It is not essential that a Hun compromise those characteristics that make him a unique warrior. Every Hun, however, must be willing to conform to those things that distinguish us as a nation of strong, united tribes. We must be single in purpose, yet individuality that does not distract from the tribe or nation must be preserved.

What is good for the Hun must be good for the tribe and nation. Conversely, what is good for the tribe and nation must be good for the Hun; otherwise, he will desert to the Romans.

When we prescribe dress for battle, celebration, ceremony or other occasions, Huns will see to it that they wear that which is customary.

When we establish Hunnish methods, they must be taught to our young so they will know what is expected of them in every situation. If Huns do not learn the rules, their chieftains cannot expect them to be followed.

Our songs and dances must be unique in the celebration of our noble heritage. We must not introduce into them contaminants that may cause our heritage to become confused.

Our approach toward exacting tribute and loyalties from those we have chosen as the opposition must continue to use and increase the strength of the nation. Only when we fail to recognize our power and influence over the adversary have they set us back.

We must modify our customs when the situation warrants, if such an alteration will strengthen our position. We cannot, however, distill those customs that remain key to the success of the Hunnish nation. We cannot permit strong chieftains or groups of young Huns to attempt the founding of customs that serve only the their purpose. Customs are of nations, not of individuals.

Being a Hun requires dedication and devotion to the cause of our nation. Following our customs is a tribute to our heritage and to our present and future.

Huns are required to make oaths of lasting obligation to the nation. We, in turn, as leaders, must ensure that we have customs—strong traditions—worthy of such lasting conviction and must welcome into our tribes and nation all who adhere to those principles and ways we value now and forever.

To a nation of such robust and independent heritage, I, Attila, give counsel as to those things we admonish all to honor as our customs:

  • It is the custom of all Huns to hold strong to personal and national honor. This is a cardinal virtue. Ones word must prevail over all other considerations, including political expediency.
  • We must value the capable Hun, whether of lowly or of noble birth. We must appoint our chieftains from among those most qualified to lead, regardless of ancestry.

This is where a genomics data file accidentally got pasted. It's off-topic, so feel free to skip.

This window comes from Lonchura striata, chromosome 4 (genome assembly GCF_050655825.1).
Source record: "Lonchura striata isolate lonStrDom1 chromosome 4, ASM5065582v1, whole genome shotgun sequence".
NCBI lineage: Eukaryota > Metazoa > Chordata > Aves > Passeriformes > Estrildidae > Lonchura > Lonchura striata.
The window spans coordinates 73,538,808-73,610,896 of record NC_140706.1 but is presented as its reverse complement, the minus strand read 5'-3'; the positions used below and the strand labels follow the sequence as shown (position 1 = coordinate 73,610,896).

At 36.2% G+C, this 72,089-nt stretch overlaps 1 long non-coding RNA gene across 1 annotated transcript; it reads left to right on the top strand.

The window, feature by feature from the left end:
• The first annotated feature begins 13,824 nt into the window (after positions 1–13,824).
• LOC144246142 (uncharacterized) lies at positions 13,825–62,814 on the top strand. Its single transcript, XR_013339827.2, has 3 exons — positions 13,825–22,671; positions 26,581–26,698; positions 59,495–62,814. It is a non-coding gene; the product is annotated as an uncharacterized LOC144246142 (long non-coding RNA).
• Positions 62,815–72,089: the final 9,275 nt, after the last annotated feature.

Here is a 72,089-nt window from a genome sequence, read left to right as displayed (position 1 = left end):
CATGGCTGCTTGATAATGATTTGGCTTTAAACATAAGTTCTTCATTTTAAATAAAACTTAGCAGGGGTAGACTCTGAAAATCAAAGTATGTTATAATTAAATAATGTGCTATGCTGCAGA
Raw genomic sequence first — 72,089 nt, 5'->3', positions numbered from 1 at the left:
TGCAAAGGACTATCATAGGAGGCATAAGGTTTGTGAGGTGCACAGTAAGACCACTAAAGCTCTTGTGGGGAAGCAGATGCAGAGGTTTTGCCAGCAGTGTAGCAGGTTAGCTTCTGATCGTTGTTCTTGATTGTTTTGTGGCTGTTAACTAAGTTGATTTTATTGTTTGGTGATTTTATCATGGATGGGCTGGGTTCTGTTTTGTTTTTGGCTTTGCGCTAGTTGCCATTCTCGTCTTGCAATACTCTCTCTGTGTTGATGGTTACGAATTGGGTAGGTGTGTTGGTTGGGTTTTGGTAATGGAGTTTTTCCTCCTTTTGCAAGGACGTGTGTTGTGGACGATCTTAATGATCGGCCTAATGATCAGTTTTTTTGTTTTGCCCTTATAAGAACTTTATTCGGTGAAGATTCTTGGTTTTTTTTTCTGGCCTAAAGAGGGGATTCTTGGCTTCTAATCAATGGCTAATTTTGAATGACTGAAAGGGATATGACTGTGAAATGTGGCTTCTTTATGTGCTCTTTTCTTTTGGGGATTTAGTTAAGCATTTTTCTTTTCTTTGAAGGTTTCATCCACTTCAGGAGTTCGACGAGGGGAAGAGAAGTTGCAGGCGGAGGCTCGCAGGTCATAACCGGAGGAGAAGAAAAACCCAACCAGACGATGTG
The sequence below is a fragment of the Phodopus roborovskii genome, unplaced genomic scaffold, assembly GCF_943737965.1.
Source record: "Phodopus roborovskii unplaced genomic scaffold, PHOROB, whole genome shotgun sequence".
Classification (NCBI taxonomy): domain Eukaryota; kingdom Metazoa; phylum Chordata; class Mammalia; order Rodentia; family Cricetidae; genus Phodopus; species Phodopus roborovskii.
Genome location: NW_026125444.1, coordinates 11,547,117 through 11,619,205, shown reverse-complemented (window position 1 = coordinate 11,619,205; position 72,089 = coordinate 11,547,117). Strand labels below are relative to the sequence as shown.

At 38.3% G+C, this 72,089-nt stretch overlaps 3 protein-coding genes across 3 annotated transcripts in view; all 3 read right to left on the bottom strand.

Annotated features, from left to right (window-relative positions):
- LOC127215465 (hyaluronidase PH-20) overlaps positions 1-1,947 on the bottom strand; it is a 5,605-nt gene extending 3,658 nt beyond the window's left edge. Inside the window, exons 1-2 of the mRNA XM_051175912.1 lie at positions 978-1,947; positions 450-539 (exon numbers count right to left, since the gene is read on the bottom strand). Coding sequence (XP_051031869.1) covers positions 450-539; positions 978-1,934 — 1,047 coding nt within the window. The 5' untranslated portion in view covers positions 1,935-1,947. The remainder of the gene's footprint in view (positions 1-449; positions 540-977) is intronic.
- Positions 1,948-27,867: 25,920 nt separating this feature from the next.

• We must not retaliate against the innocent, use unscrupulous tactics or kill unsuspecting or trapped enemies. We must be fierce in the eyes of all we seek to influence, yet the use of unnecessary terror is ignoble.
  • A nation of one ancestry and race is weak. We must hold strong our custom of welcoming all foreigners who seek to join our cause, treating them with dignity and respect and teaching them our language and customs.
  • Our accepted differences and diversities must be pooled into a common purpose worthy of our efforts as tribes and as a nation.
  • Our racial, cultural, moral and social concepts, inherited from our ancestors of Asia and Europe, must be recognized and honored by all, through respect for our fellow man, his faculties and well-being.
  • We must never build pyramids in our own honor. While we hold strong the custom of individual and national pride, we must not fall victim to pompous, practices that weaken the fiber of our vitality and appeal to those we serve.
  • We must hold fast to our custom of high ideals and optimism—never being discouraged by those who would seek to gain personal or national advantage over us.
  • Our songs, dances, games, jests and celebrations must always remain steadfast as propitious opportunity to renew our allegiance and identity as Huns.

You chieftains have the responsibility to continue to teach and practice the customs that make our diverse people and tribes a strong and powerful Hunnish nation, lest they falter for lack of an identity.

Posted by regimentalrogue at 12:01 AM EDT
Updated: Friday, 6 September 2013 2:46 PM EDT
Thursday, 19 September 2013

A.F.V. Ration Pack (1942)
Topic: Army Rations

General Motors T17E1 Staghound armoured cars of “A” Squadron, 12th Manitoba Dragoons, in the Hochwald, Germany, 2 March 1945. Location: Hochwald Forest, Germany. Date: March 2, 1945. Photographer: Smith, Jack H. Mikan Number: 3202099. From the Library and Archives Canada virtual exhibition Faces of War.